Managing Risk: A Guide for Investment Advisers


As an investment adviser, you make your living by predicting, weighing, and ranking risks for your clients. But do you pay equal attention to the risks that you and your firm face? As we leave behind the tumultuous Aughts, now is the perfect time to revisit your compliance policies and internal controls to ensure that you are doing everything possible to safeguard your firm’s future.

This is particularly true given recent changes at the Securities and Exchange Commission (the “SEC”). During 2008 and 2009, the SEC became the focus of intense national scrutiny and skepticism. There was a sense that the SEC had not fulfilled its mandate of protecting investors and enforcing the securities laws. During 2009, the SEC underwent a changing of the guard at the top levels. The SEC’s new leadership –Chairman Mary L. Shapiro and Director of the Division of Enforcement Robert Khuzami – has pledged to improve the agency’s detection and enforcement efforts. And as we move into 2010, the SEC will have significantly more resources to do so. On December 16, 2009, President Obama signed the appropriations bill for fiscal year 2010 funding the SEC at nearly $1.12 billion which represents an increase of $100 million (9.7%) over Obama’s budget request and $156 million (16%) over the SEC’s fiscal year 2009 level. The President’s proposed budget for 2011 would increase funding by an additional 11% to $1.23 billion. With increased focus and increased funding, the SEC promises to be active in 2010 and beyond.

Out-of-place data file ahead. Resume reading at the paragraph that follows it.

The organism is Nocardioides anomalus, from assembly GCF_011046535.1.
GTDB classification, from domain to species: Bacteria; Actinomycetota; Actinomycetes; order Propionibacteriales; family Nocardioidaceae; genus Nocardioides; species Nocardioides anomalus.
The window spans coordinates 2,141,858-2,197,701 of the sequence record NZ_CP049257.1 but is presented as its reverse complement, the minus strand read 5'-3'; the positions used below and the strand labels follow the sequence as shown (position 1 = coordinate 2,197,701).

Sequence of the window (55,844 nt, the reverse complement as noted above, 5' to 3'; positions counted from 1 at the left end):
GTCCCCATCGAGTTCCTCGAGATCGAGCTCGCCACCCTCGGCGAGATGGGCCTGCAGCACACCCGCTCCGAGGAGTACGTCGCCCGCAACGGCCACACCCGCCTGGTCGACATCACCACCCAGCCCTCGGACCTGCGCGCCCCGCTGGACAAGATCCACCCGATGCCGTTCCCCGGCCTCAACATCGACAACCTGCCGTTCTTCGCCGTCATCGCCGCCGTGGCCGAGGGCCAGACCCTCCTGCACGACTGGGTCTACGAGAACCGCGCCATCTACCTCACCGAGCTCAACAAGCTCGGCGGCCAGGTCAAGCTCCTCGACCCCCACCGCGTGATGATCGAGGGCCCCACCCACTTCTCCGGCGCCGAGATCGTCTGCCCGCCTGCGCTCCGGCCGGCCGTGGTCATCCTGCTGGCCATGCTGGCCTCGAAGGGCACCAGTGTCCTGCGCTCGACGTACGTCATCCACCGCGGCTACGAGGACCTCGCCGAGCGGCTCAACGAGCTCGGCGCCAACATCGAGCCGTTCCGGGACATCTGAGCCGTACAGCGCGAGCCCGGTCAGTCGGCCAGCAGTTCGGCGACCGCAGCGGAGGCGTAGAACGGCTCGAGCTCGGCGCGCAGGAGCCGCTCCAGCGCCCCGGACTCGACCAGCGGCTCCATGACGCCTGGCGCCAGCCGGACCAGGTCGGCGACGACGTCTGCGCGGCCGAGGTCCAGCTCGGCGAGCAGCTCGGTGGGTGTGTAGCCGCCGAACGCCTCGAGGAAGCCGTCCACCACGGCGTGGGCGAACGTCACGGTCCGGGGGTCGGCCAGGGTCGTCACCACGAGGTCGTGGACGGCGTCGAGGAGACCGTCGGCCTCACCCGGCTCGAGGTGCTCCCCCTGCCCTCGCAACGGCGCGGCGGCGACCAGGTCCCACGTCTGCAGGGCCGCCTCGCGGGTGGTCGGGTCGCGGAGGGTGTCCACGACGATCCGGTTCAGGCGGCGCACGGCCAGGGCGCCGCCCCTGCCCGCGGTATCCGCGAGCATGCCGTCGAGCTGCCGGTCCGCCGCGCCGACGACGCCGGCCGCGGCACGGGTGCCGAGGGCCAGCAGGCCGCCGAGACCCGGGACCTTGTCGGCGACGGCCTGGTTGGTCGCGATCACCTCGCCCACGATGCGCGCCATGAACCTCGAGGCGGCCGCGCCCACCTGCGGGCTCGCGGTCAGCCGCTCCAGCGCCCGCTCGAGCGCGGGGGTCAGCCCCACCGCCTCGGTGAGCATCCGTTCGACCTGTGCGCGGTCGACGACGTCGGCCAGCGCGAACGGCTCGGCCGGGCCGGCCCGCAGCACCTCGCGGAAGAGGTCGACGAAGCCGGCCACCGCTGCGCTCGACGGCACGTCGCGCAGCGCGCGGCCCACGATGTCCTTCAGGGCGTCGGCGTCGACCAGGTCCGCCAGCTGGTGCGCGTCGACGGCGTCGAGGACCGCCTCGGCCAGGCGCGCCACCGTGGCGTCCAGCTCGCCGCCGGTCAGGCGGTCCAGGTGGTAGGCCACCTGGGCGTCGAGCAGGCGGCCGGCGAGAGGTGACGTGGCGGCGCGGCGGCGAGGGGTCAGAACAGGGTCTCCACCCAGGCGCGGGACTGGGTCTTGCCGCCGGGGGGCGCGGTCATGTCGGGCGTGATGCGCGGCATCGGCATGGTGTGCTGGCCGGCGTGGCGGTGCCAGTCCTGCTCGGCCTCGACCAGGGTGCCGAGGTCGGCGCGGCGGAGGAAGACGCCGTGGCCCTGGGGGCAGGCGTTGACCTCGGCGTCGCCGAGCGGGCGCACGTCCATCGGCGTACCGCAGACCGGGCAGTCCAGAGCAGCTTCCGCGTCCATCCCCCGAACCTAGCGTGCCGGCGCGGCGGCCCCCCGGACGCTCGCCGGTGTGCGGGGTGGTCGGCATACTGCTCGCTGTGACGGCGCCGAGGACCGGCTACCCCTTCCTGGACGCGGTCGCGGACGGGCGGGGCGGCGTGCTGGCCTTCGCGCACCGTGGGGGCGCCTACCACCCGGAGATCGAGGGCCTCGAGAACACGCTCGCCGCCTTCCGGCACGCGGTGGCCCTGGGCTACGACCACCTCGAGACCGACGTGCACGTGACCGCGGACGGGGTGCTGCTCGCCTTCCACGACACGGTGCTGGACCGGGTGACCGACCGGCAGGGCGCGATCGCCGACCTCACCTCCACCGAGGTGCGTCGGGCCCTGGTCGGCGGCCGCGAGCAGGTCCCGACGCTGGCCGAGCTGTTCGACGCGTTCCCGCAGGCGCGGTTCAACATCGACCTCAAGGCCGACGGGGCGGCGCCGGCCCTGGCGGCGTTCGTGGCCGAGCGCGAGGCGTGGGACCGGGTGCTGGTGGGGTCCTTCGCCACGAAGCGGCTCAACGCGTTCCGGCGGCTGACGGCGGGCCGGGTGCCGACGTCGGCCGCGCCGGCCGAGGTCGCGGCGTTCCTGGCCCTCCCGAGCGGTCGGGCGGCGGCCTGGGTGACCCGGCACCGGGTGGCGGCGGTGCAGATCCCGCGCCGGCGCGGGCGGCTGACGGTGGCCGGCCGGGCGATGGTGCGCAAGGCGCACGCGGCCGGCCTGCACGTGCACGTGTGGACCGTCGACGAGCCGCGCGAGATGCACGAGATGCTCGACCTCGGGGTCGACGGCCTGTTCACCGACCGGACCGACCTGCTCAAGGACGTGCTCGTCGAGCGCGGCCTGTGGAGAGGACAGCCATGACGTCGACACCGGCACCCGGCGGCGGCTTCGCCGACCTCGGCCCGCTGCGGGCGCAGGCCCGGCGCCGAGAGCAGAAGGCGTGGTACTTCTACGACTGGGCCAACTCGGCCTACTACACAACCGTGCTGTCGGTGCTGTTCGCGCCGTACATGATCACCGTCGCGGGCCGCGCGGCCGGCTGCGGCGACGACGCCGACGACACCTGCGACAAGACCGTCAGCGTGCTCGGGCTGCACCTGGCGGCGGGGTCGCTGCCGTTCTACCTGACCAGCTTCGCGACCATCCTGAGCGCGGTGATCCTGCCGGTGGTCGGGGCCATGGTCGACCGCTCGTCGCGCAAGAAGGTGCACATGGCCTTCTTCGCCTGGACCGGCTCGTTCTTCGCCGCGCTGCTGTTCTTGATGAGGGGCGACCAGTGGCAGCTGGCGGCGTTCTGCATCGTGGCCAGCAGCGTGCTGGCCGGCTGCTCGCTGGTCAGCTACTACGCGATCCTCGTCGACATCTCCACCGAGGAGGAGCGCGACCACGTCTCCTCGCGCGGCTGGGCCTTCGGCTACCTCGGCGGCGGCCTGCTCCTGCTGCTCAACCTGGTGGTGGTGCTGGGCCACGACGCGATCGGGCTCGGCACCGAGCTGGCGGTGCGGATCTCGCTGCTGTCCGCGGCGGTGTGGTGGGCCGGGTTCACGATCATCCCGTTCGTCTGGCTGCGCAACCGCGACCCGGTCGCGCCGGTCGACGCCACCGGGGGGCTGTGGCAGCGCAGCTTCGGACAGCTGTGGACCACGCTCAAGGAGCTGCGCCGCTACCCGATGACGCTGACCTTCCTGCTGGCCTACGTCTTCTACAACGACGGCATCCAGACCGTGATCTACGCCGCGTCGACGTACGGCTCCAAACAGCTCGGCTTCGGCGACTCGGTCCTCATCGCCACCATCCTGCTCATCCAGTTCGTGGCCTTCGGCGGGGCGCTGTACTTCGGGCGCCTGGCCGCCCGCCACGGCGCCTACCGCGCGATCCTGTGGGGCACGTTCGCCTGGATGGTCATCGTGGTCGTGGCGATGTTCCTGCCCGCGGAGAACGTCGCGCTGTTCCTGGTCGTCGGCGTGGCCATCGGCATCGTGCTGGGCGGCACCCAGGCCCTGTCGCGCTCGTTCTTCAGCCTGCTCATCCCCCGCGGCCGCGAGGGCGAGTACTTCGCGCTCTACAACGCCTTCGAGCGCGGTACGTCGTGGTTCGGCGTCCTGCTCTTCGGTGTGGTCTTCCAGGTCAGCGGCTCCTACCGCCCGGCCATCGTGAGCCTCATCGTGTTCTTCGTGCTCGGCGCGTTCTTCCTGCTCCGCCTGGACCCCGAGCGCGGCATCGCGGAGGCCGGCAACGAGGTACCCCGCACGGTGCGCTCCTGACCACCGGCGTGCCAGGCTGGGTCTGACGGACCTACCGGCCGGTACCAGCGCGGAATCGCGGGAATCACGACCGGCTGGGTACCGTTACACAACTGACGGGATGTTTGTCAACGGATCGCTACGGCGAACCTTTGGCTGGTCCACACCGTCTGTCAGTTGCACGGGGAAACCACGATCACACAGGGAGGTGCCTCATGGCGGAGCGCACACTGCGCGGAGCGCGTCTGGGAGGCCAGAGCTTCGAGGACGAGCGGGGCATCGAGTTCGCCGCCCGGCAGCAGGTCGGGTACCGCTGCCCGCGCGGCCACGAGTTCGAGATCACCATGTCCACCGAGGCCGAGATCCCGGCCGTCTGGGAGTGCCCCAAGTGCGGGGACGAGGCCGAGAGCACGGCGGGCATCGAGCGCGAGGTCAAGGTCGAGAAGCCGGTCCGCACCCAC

Although we encourage you to holistically assess the effectiveness your controls, there are some areas that deserve your special attention—because these areas are already receiving special attention from the SEC. For this article, we examined the SEC’s enforcement actions, speeches, press releases, and special projects to determine where the SEC has been (and will likely continue to be) most active. Through our research, we identified three topics—insider trading, asset valuation, and custody of assets—that appear to be of particular interest to the SEC and provide suggestions on how you may avoid ending up in the SEC’s crosshairs.

Presented at the National Society of Compliance Professionals Southern Regional Meeting, February 2010. To read the full article, click on the PDF linked below.

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